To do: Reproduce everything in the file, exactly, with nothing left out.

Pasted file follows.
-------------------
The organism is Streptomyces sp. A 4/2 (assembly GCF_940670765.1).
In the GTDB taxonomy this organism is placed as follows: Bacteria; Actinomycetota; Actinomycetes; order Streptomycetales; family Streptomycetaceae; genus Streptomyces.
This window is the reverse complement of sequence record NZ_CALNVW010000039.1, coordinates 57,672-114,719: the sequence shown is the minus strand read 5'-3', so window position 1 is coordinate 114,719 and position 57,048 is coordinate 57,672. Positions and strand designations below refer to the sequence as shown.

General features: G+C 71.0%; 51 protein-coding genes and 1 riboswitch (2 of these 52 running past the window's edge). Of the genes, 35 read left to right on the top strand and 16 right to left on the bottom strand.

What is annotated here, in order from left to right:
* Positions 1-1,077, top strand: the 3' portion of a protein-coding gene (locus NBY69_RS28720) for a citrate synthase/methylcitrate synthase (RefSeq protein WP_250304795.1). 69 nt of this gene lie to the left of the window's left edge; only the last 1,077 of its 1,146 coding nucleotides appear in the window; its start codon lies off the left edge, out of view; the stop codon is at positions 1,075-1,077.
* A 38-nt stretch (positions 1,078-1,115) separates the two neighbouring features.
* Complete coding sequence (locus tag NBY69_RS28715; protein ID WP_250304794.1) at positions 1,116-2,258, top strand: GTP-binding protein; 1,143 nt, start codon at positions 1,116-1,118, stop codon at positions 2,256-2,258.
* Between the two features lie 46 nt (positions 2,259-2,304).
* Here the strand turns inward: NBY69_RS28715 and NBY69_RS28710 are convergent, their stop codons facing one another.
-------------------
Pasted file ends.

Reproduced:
The organism is Streptomyces sp. A 4/2 (assembly GCF_940670765.1).
In the GTDB taxonomy this organism is placed as follows: Bacteria; Actinomycetota; Actinomycetes; order Streptomycetales; family Streptomycetaceae; genus Streptomyces.
This window is the reverse complement of sequence record NZ_CALNVW010000039.1, coordinates 57,672-114,719: the sequence shown is the minus strand read 5'-3', so window position 1 is coordinate 114,719 and position 57,048 is coordinate 57,672. Positions and strand designations below refer to the sequence as shown.

General features: G+C 71.0%; 51 protein-coding genes and 1 riboswitch (2 of these 52 running past the window's edge). Of the genes, 35 read left to right on the top strand and 16 right to left on the bottom strand.

What is annotated here, in order from left to right:
* Positions 1-1,077, top strand: the 3' portion of a protein-coding gene (locus NBY69_RS28720) for a citrate synthase/methylcitrate synthase (RefSeq protein WP_250304795.1). 69 nt of this gene lie to the left of the window's left edge; only the last 1,077 of its 1,146 coding nucleotides appear in the window; its start codon lies off the left edge, out of view; the stop codon is at positions 1,075-1,077.
* A 38-nt stretch (positions 1,078-1,115) separates the two neighbouring features.
* Complete coding sequence (locus tag NBY69_RS28715; protein ID WP_250304794.1) at positions 1,116-2,258, top strand: GTP-binding protein; 1,143 nt, start codon at positions 1,116-1,118, stop codon at positions 2,256-2,258.
* Between the two features lie 46 nt (positions 2,259-2,304).
* Here the strand turns inward: NBY69_RS28715 and NBY69_RS28710 are convergent, their stop codons facing one another.